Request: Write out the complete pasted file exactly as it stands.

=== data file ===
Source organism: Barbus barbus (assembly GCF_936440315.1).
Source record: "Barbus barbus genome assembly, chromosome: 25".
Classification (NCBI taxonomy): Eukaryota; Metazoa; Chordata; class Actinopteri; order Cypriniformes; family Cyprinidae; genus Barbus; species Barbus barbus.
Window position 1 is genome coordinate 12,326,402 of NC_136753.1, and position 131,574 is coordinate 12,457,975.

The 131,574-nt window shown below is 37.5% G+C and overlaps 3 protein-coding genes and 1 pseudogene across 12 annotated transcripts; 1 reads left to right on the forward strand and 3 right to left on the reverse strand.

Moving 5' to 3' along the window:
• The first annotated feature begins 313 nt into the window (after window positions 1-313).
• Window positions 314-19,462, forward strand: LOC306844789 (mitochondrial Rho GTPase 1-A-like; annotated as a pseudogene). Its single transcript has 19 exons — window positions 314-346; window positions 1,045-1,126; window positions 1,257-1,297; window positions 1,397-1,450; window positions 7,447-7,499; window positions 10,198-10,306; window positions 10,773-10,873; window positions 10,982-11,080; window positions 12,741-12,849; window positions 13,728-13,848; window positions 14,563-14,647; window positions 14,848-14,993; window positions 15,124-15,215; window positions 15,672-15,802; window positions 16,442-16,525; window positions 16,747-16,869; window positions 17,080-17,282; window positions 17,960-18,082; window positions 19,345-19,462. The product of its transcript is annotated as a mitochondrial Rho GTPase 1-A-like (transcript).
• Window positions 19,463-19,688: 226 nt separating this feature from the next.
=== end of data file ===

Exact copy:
Source organism: Barbus barbus (assembly GCF_936440315.1).
Source record: "Barbus barbus genome assembly, chromosome: 25".
Classification (NCBI taxonomy): Eukaryota; Metazoa; Chordata; class Actinopteri; order Cypriniformes; family Cyprinidae; genus Barbus; species Barbus barbus.
Window position 1 is genome coordinate 12,326,402 of NC_136753.1, and position 131,574 is coordinate 12,457,975.

The 131,574-nt window shown below is 37.5% G+C and overlaps 3 protein-coding genes and 1 pseudogene across 12 annotated transcripts; 1 reads left to right on the forward strand and 3 right to left on the reverse strand.

Moving 5' to 3' along the window:
• The first annotated feature begins 313 nt into the window (after window positions 1-313).
• Window positions 314-19,462, forward strand: LOC306844789 (mitochondrial Rho GTPase 1-A-like; annotated as a pseudogene). Its single transcript has 19 exons — window positions 314-346; window positions 1,045-1,126; window positions 1,257-1,297; window positions 1,397-1,450; window positions 7,447-7,499; window positions 10,198-10,306; window positions 10,773-10,873; window positions 10,982-11,080; window positions 12,741-12,849; window positions 13,728-13,848; window positions 14,563-14,647; window positions 14,848-14,993; window positions 15,124-15,215; window positions 15,672-15,802; window positions 16,442-16,525; window positions 16,747-16,869; window positions 17,080-17,282; window positions 17,960-18,082; window positions 19,345-19,462. The product of its transcript is annotated as a mitochondrial Rho GTPase 1-A-like (transcript).
• Window positions 19,463-19,688: 226 nt separating this feature from the next.